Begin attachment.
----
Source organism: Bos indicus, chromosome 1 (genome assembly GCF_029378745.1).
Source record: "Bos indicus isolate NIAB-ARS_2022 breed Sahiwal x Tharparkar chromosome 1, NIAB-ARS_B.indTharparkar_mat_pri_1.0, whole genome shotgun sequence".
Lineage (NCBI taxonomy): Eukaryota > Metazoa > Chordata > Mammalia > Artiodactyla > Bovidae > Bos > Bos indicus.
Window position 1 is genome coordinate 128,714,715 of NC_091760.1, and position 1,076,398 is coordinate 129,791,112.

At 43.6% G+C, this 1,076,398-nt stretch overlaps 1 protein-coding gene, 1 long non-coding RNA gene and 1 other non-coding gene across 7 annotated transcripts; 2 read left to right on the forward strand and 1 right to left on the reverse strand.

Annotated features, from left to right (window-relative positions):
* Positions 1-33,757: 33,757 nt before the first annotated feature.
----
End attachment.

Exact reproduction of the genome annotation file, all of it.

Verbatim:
Source organism: Bos indicus, chromosome 1 (genome assembly GCF_029378745.1).
Source record: "Bos indicus isolate NIAB-ARS_2022 breed Sahiwal x Tharparkar chromosome 1, NIAB-ARS_B.indTharparkar_mat_pri_1.0, whole genome shotgun sequence".
Lineage (NCBI taxonomy): Eukaryota > Metazoa > Chordata > Mammalia > Artiodactyla > Bovidae > Bos > Bos indicus.
Window position 1 is genome coordinate 128,714,715 of NC_091760.1, and position 1,076,398 is coordinate 129,791,112.

At 43.6% G+C, this 1,076,398-nt stretch overlaps 1 protein-coding gene, 1 long non-coding RNA gene and 1 other non-coding gene across 7 annotated transcripts; 2 read left to right on the forward strand and 1 right to left on the reverse strand.

Annotated features, from left to right (window-relative positions):
* Positions 1-33,757: 33,757 nt before the first annotated feature.